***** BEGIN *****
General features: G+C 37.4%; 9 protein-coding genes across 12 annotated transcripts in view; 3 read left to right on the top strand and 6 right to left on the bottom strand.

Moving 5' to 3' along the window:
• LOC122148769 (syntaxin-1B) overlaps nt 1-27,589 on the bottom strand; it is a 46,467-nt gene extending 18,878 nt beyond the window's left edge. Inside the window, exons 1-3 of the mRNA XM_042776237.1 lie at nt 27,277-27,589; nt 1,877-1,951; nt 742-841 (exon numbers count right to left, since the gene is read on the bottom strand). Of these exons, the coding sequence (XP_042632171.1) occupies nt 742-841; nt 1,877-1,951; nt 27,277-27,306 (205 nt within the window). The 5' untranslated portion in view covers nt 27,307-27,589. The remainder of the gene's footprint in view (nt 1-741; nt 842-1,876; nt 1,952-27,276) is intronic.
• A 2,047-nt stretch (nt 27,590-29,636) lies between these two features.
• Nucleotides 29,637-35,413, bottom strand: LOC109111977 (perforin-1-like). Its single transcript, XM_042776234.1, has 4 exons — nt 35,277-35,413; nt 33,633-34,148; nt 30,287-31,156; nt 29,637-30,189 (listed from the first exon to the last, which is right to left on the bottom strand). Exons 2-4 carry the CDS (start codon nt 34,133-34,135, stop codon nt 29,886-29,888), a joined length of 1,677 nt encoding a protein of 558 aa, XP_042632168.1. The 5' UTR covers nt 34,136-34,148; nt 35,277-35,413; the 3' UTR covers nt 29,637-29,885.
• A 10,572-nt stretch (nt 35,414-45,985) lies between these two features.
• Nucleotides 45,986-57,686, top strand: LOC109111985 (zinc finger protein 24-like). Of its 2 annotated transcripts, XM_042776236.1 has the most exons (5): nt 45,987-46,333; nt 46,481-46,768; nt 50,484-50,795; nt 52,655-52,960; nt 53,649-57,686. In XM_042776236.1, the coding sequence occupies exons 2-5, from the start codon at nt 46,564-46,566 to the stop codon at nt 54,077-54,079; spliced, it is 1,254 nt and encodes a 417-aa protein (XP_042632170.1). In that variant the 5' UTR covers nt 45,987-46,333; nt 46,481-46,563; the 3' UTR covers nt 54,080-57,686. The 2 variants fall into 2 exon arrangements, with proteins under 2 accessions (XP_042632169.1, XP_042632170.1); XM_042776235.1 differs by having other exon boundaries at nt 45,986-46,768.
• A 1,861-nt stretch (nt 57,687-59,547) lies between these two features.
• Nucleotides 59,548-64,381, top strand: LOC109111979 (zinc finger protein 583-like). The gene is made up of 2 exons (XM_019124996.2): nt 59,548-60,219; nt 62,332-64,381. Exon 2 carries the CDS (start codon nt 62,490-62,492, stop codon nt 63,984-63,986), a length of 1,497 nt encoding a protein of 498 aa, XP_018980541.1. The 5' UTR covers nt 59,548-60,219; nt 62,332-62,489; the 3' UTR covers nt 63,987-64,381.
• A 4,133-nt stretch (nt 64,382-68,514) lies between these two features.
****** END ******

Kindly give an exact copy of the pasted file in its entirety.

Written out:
General features: G+C 37.4%; 9 protein-coding genes across 12 annotated transcripts in view; 3 read left to right on the top strand and 6 right to left on the bottom strand.

Moving 5' to 3' along the window:
• LOC122148769 (syntaxin-1B) overlaps nt 1-27,589 on the bottom strand; it is a 46,467-nt gene extending 18,878 nt beyond the window's left edge. Inside the window, exons 1-3 of the mRNA XM_042776237.1 lie at nt 27,277-27,589; nt 1,877-1,951; nt 742-841 (exon numbers count right to left, since the gene is read on the bottom strand). Of these exons, the coding sequence (XP_042632171.1) occupies nt 742-841; nt 1,877-1,951; nt 27,277-27,306 (205 nt within the window). The 5' untranslated portion in view covers nt 27,307-27,589. The remainder of the gene's footprint in view (nt 1-741; nt 842-1,876; nt 1,952-27,276) is intronic.
• A 2,047-nt stretch (nt 27,590-29,636) lies between these two features.
• Nucleotides 29,637-35,413, bottom strand: LOC109111977 (perforin-1-like). Its single transcript, XM_042776234.1, has 4 exons — nt 35,277-35,413; nt 33,633-34,148; nt 30,287-31,156; nt 29,637-30,189 (listed from the first exon to the last, which is right to left on the bottom strand). Exons 2-4 carry the CDS (start codon nt 34,133-34,135, stop codon nt 29,886-29,888), a joined length of 1,677 nt encoding a protein of 558 aa, XP_042632168.1. The 5' UTR covers nt 34,136-34,148; nt 35,277-35,413; the 3' UTR covers nt 29,637-29,885.
• A 10,572-nt stretch (nt 35,414-45,985) lies between these two features.
• Nucleotides 45,986-57,686, top strand: LOC109111985 (zinc finger protein 24-like). Of its 2 annotated transcripts, XM_042776236.1 has the most exons (5): nt 45,987-46,333; nt 46,481-46,768; nt 50,484-50,795; nt 52,655-52,960; nt 53,649-57,686. In XM_042776236.1, the coding sequence occupies exons 2-5, from the start codon at nt 46,564-46,566 to the stop codon at nt 54,077-54,079; spliced, it is 1,254 nt and encodes a 417-aa protein (XP_042632170.1). In that variant the 5' UTR covers nt 45,987-46,333; nt 46,481-46,563; the 3' UTR covers nt 54,080-57,686. The 2 variants fall into 2 exon arrangements, with proteins under 2 accessions (XP_042632169.1, XP_042632170.1); XM_042776235.1 differs by having other exon boundaries at nt 45,986-46,768.
• A 1,861-nt stretch (nt 57,687-59,547) lies between these two features.
• Nucleotides 59,548-64,381, top strand: LOC109111979 (zinc finger protein 583-like). The gene is made up of 2 exons (XM_019124996.2): nt 59,548-60,219; nt 62,332-64,381. Exon 2 carries the CDS (start codon nt 62,490-62,492, stop codon nt 63,984-63,986), a length of 1,497 nt encoding a protein of 498 aa, XP_018980541.1. The 5' UTR covers nt 59,548-60,219; nt 62,332-62,489; the 3' UTR covers nt 63,987-64,381.
• A 4,133-nt stretch (nt 64,382-68,514) lies between these two features.